We want the care management staff integrated into the team so that care managers are seen as an extension of the health care team. We push for full integration so that care managers can gain ready access to patient records and provide real-time consultations. The team-building process is not without tensions, however, and several programs noted the challenges of bringing disparate providers together.

For example, in Minnesota, community agencies that have long been providing case management to older adults and people with disabilities expressed concern that if the primary care practices participating in HCH are paid for care coordination, the community agencies will lose the funding they receive to coordinate care for these individuals. They should go out and see if there are existing programs like ours that they might engage with… [and] work with existing partners who are already working to tackle the problem.

In addition to providing case management staff, four of the five programs dedicated considerable resources to support practices by helping them reorganize workflow and systems, conducting home assessments, and providing tools to enhance PCP capacity to assure continuous access and ensure care coordination. Some also facilitated ready access to geriatrics or mental health consultation.

In exchange for these supports, most programs have corresponding requirements for participating PCPs, such as expectations regarding PCMH certification, health IT infrastructure, and participation in quality reviews. EHRs and other health IT are important tools for case management and care coordination. They enable teams to record and share information on many different aspects of patient needs and service use including: 1 results from needs assessments for different domains health, medications, home environment, social support, and family caregiver ; 2 referrals and results from lab and radiologic tests, specialty consults, and home health and other community-based care; 3 real-time monitoring of such critical events as hospital admissions and ER visits that trigger a need for follow up; 4 prompts and reminders regarding visits and preventive care; 5 decision-support tools for complex patient care, such as clinical care paths and guidelines; and 6 community resources lists.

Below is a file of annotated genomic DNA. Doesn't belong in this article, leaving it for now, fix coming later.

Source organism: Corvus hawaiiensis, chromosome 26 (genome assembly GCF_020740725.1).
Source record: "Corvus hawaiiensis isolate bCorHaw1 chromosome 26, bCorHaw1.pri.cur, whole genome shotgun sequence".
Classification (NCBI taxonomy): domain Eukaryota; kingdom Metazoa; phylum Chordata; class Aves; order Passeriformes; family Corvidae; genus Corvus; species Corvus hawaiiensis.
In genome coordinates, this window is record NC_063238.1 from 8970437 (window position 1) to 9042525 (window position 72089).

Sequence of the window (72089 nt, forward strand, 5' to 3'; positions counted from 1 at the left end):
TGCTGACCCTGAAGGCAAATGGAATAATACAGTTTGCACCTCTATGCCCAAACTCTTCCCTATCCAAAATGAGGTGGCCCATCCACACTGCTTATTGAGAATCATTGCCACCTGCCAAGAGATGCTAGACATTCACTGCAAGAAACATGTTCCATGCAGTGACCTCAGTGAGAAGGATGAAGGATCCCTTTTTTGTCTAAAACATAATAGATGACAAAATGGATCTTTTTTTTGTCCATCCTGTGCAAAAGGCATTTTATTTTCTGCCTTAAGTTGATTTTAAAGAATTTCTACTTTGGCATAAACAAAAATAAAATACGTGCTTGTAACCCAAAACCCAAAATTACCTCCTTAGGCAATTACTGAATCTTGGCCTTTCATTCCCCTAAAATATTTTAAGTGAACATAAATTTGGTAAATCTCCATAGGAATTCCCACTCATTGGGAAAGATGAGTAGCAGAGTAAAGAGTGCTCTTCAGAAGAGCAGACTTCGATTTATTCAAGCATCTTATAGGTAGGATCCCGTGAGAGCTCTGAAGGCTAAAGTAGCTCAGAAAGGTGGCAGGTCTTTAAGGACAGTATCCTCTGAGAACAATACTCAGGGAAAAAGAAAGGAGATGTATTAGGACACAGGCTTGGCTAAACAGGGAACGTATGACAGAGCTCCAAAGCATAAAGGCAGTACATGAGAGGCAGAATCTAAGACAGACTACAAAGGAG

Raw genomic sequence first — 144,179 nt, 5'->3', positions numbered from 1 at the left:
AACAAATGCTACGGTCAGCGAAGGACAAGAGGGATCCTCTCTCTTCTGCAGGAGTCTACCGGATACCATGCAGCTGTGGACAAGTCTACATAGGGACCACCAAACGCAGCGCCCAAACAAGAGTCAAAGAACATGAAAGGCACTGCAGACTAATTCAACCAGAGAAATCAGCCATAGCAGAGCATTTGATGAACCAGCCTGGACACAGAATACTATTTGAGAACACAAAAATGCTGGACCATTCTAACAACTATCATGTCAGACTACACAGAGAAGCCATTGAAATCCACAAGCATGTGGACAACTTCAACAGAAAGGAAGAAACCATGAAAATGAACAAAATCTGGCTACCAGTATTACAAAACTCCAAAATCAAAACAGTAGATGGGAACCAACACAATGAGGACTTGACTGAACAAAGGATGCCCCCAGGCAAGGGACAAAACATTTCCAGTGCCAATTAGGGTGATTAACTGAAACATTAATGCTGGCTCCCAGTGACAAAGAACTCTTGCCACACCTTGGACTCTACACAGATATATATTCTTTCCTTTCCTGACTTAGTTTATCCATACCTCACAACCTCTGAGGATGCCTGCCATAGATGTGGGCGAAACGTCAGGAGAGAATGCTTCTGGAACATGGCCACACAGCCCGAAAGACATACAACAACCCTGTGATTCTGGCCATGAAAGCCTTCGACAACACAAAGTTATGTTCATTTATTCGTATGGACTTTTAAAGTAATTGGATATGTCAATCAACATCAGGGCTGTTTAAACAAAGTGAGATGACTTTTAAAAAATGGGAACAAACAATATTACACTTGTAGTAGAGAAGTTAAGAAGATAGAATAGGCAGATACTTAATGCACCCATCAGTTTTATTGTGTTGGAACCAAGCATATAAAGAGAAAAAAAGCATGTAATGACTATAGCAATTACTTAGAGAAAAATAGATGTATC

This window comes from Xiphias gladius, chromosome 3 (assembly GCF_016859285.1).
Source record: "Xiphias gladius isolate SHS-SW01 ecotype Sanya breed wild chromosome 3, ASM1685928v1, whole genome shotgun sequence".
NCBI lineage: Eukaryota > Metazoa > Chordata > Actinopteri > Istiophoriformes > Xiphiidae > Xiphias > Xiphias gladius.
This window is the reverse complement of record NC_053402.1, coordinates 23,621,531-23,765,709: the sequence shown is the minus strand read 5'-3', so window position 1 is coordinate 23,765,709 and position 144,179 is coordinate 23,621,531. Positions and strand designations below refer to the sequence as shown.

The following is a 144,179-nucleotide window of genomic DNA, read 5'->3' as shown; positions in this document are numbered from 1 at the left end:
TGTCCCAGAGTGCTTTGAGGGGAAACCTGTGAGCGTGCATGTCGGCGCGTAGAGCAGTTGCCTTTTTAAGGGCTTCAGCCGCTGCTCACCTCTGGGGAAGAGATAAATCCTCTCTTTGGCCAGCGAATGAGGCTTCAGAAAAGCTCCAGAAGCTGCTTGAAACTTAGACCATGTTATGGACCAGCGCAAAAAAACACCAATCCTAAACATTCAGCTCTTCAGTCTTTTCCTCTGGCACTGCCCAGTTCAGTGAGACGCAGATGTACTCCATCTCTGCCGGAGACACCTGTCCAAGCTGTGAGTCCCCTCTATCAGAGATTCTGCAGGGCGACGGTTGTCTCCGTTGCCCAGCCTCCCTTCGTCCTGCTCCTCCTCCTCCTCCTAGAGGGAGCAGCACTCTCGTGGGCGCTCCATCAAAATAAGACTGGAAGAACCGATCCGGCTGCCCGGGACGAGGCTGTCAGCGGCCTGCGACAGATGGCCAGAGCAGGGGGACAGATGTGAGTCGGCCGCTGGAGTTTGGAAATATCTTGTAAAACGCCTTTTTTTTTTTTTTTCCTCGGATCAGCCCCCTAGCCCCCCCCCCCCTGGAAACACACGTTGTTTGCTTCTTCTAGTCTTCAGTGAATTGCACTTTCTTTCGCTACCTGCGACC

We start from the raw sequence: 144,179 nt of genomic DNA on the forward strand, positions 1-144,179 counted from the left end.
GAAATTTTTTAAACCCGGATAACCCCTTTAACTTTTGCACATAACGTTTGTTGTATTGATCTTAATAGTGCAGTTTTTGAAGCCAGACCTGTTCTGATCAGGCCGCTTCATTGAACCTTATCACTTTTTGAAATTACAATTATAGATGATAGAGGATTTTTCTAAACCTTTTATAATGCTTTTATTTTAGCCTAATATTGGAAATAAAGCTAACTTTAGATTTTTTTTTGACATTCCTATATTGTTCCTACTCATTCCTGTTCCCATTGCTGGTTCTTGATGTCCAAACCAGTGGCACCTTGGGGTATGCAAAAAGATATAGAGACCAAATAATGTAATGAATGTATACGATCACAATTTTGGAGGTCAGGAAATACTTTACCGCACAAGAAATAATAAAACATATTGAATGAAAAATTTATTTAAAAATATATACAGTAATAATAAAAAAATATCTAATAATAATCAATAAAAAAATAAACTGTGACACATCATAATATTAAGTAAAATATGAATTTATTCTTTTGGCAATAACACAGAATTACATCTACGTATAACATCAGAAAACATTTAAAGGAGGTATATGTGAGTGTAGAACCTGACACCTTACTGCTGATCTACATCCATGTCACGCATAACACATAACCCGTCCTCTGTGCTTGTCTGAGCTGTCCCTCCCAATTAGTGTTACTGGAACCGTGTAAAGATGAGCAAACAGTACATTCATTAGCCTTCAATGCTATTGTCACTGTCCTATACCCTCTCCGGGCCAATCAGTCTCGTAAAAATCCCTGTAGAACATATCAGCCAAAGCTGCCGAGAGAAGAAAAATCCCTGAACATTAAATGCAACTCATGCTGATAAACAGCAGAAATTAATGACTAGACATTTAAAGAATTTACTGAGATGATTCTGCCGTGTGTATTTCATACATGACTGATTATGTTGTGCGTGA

These systems allow the program to readily access provider-level data on cost, utilization, and outcomes, which are then used to identify and direct services to high-need, high-cost users. The program Web site provides a list of low- and no-cost registries for PCPs to select. Unrelated to the program requirement, about 65 to 70 percent of all clinics in Minnesota already have an EHR system because State law requires clinics to meet health IT meaningful use criteria by Some clinics, however, do not use very advanced registry capabilities.


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Some practices use their registries to track referrals to social services; others do not. The other programs reported that their providers and care coordinators used separate electronic systems but consider information-sharing an essential part of each program. At Summa Health System, providers operating on separate EHR systems overcome interoperability barriers by taking notes on a single patient record and communicating via email, phone, fax, and alpha-page similar to text messaging.

At CHP and Summa Health System, case managers accompany clients to clinic visits and discuss relevant case history with the provider, helping to provide the information that would otherwise be lost between separate electronic systems. All of the programs emphasize quality improvement, and many use the EHR and data capabilities described above to report cost, quality, and utilization outcome measures to PCPs, program management, and patients Table 1.

They jointly identify areas to target for improvement and maintain a very collaborative approach toward practice improvement.